Estimated total U.S. IT spending in 2001 could decrease by as much as 5 percent from 2000 and increase 4 percent over 2001 in 2002, according to Giga Information Group, Inc. This follows greater than 20 percent growth rates in IT spending in both 1999 and 2000.
“The great majority of enterprises are and will be much more conservative and cautious about their IT investments, focusing on leveraging their existing IT systems more effectively and making them more secure, acquiring new applications and infrastructure only when they deliver tangible benefits, and avoiding large-ticket capital investments whenever possible,” said Giga chairman and CEO Robert Weiler.
Overall, IT will be a drag on the economy through 2002 rather than the engine for growth it was in the 1990s, according to Andrew Bartels, Giga vice president and lead author of the IT spending forecast. IT vendors — especially those selling computer and telecom hardware — will continue to struggle with weak demand until the second half of 2002 at the earliest. “Software and consulting and outsourcing vendors will do a bit better, with growth potential into the very low double digits in 2002,” Bartels said.
Computer and communications hardware has taken the brunt of the cuts, with investment dropping by more than 20 percent this year compared with 2000 levels. Growth here is expected to be flat in 2002. Software and IT consulting, outsourcing and other services have held up better, with some single-digit growth in 2001 and the potential for a slight increase in 2002.
“The cutback in IT spending has been uneven,” Bartels said. “Among individual companies, we continue to see some financially strong companies that are increasing their IT budgets by 15 percent or more, but this is offset by the loss of IT spending by companies that fail, such as Enron, Exodus, various dot-coms, etc., and by general conservatism in spending by most companies.”
By industry, the telecom, retail, high tech, brokerage and transportation sectors have experienced most of this year’s cuts in IT budgets, while government, health care and services sectors are still increasing IT budgets.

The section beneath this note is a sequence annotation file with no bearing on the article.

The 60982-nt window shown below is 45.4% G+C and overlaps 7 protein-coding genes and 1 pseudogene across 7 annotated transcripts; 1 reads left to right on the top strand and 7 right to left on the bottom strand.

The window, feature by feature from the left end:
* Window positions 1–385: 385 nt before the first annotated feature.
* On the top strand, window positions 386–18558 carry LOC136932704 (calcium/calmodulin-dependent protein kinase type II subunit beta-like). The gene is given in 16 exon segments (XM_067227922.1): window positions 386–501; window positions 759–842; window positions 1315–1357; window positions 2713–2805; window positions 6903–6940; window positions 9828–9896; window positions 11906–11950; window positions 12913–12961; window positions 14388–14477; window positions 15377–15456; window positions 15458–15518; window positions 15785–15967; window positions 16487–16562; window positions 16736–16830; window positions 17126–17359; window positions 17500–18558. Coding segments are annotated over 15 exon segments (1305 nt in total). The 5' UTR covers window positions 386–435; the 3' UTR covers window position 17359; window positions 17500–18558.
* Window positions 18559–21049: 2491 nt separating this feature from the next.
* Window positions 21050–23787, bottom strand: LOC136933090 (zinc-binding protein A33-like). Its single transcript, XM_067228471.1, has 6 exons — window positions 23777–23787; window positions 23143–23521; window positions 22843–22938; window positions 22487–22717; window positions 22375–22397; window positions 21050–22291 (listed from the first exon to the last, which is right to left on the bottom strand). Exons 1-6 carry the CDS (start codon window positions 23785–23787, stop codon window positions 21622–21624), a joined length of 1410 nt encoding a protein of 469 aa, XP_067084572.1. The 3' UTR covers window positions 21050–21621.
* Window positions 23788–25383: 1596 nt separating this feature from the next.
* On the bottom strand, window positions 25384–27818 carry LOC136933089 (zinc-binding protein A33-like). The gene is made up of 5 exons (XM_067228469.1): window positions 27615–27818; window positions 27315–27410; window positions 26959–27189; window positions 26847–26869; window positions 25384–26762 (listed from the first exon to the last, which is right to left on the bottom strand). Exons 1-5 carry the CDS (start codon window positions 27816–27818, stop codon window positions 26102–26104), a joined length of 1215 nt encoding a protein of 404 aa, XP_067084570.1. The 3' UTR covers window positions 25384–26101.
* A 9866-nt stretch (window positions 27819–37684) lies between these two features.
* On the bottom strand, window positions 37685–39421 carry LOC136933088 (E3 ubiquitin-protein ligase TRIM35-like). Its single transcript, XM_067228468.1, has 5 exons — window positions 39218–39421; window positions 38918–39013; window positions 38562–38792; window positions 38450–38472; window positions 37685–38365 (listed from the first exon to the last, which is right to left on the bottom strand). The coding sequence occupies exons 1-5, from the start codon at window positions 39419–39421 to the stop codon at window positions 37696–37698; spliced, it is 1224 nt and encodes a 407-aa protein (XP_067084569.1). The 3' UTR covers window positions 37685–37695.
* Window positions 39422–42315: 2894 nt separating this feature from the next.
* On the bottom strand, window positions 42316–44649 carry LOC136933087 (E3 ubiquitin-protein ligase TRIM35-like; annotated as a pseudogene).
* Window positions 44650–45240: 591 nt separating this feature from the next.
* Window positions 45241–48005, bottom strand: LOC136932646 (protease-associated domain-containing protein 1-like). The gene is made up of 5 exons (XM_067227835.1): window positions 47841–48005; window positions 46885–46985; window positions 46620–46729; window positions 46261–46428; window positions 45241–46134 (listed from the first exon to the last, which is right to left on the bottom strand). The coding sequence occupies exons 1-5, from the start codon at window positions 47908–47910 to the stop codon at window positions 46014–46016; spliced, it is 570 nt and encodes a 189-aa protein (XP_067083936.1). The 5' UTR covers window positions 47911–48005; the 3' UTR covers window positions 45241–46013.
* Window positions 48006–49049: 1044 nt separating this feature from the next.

Within IT budgets, some categories of spending continue to see relatively good growth (though still much slower than in 1999 and 2000), such as security, application servers and integration, data warehouses and analytics, e-procurement and e-sourcing software, database software, portals, CRM software, human resource and financial management applications, outsourcing of information systems and application development.
In what may be a sign of more conservative IT spending, research from International Data Corp. (IDC) found that Microsoft customers have been slow to migrate toward Microsoft’s new technologies. The research, which is based on a survey of more than 300 IT managers known to be Windows NT or Windows 2000 users, found Microsoft customers are “walking, not running” to technologies such as Windows XP, Windows.Net, Active Directory and Licensing 6.0 terms.
“Most Microsoft customers will continue to follow the Windows roadmap, with broad plans for Active Directory deployment,” said Al Gillen, research manager for IDC’s Operating Environments service. “However, users say their movement to Microsoft’s latest operating systems will proceed on their schedule, not on Microsoft’s schedule.”
In terms of purchasing plans, Licensing 6.0 does not appear to have a dramatic impact on most users. The majority of IT managers surveyed are either still evaluating the new licensing process effects or are not concerned with the changes it introduces. However, 15.4 percent of survey respondents said that Licensing 6.0 provides them incentive to seek alternate products, citing the increase in Microsoft’s software licensing cost as the primary reason.
“The bigger picture shows that few customers will be replacing their Microsoft technology with alternate products over the short term, so competitive products need to continue to offer a strong story of interoperability with Microsoft environments,” Gillen said.
Despite the slow IT sector, this is not an unusual adoption pattern for Microsoft technologies. No apparent rush is expected by businesses to adopt Windows XP or Windows.Net, especially because many IT managers are still implementing Windows 2000. Three out of four companies report that they are only at the beginning stages of this adoption process with many smaller organizations further along than larger companies.
Active Directory adoption appears to coincide with the implementation of Windows 2000. For a majority of users, Active Directory is the directory service of choice for their Windows environments, but Active Directory has also been a reason for delaying implementation of the server operating environment. According to IDC’s survey, 36 percent of respondents have delayed their Windows 2000 rollouts because of the complexity associated with Active Directory.
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